• Tel Aviv, Israel: In the Spring 2014 semester, the Stern Signature Projects: IDC Global Strategy Practicum provided students with the opportunity to extend their global reach. NYU Stern MBA students partnered with MBA students from the Arison School of Business, Interdisciplinary Center (IDC), in Herzliya, Israel. Students worked together on a joint international strategy project for a real global company that developed market entry strategies for North America and elsewhere.In preparation for this advanced project engagement, the selected Stern students traveled to IDC’s Israel campus in January 2014 to undergo an intense four-day workshop based on the methodologies of the global management consulting firms. Upon their return to New York, the Stern MBA students collaborated with a Stern management faculty advisor and with their Israeli counterparts. When the project concluded in May 2014, the lead client and IDC students visited New York where the students finalized their analysis, presenting their final recommendations to the client.

Unique ID Initiative Signature Project

In September 2010, India’s government embarked on an ambitious project to provide a biometric-based unique digital identity (Unique Identification - UID) to each of its 1.2 billion citizens. Students have identified institutional models for market-state partnerships in emerging economies, analyzed new models for 'inclusive banking' in India, and developed a business plan for venture capitalists interested in funding UID-related ventures.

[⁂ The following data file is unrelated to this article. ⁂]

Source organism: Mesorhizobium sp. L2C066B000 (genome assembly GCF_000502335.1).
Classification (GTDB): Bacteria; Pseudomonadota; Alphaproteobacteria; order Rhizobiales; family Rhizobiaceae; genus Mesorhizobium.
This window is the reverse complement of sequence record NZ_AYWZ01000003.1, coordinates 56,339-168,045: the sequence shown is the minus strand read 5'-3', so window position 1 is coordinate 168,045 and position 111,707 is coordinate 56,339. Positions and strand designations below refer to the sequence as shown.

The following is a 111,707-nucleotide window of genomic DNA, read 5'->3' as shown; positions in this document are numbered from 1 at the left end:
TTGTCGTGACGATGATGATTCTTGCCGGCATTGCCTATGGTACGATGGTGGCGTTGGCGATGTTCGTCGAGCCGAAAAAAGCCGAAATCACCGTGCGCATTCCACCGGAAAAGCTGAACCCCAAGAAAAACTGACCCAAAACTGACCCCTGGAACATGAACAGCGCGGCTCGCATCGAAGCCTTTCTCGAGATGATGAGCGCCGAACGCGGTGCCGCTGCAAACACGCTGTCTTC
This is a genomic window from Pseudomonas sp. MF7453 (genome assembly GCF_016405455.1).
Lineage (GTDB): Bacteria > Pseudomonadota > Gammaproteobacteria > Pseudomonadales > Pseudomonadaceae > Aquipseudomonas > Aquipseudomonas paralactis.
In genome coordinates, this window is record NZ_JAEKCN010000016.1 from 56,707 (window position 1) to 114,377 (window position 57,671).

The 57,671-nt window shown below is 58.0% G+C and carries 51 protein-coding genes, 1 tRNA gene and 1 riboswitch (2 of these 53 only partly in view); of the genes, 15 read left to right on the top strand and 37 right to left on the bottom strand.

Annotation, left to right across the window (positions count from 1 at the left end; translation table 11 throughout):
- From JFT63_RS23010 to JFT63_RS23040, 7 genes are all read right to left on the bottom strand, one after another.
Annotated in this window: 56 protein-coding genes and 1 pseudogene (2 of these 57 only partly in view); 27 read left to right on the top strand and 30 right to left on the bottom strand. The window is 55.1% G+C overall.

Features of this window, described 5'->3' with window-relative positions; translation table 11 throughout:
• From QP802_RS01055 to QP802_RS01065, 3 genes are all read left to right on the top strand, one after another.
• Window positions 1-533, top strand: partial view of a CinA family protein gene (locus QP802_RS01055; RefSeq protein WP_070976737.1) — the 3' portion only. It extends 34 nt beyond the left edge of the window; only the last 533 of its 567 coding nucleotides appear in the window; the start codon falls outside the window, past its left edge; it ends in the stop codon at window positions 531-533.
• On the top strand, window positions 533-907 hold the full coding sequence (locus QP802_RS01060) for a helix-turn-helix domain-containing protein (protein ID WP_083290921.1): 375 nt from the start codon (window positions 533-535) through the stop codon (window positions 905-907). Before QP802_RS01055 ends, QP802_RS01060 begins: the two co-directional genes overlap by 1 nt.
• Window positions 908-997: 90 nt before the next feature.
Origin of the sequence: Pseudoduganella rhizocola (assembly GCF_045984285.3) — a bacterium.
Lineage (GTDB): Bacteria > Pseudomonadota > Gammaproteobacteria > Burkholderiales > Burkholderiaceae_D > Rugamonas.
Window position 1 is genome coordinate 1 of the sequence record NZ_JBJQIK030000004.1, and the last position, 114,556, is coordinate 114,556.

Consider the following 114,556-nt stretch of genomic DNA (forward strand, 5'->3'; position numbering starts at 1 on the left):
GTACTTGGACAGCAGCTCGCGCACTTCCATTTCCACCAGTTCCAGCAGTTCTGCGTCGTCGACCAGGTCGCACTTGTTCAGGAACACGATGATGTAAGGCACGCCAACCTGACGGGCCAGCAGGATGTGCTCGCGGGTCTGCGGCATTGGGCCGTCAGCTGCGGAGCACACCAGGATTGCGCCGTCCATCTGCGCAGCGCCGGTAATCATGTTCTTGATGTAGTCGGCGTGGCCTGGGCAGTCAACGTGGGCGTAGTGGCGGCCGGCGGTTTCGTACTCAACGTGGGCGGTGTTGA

Haiti Initiative Signature Project

The Clinton Foundation has been actively engaged in Haiti since 2009, focusing on private sector investment and job creation in order to create long-term, sustainable economic development. After the devastating earthquake in 2010, President Clinton formed the Clinton Foundation Haiti Fund and raised $16.4 million from individual donors for immediate earthquake relief efforts. In 2011, the Clinton Foundation refocused its efforts in Haiti from emergency planning, putting emphasis on helping to build a stronger Haiti that relies less on foreign aid and more on the enterprise of its people.

Through the Clinton Foundation Stern Signature Project, Stern students have the opportunity to support the restoration of Haiti's communities through projects related to private sector investment, job creation, capacity building, and education. Over the past several semesters, Stern students have completed a comprehensive assessment of existing best practices among investment promotion agencies in the Caribbean, developed a set of actionable recommendations to help Haiti better attract foreign direct investment, mobilized the creation of a Haitian Diaspora Investment Fund, and assisted high-potential Haitian entrepreneurs around their current business challenges for growth. Some teams have had the opportunity to travel to Haiti to see the impact of their work firsthand.


The Sharing Economy Signature Project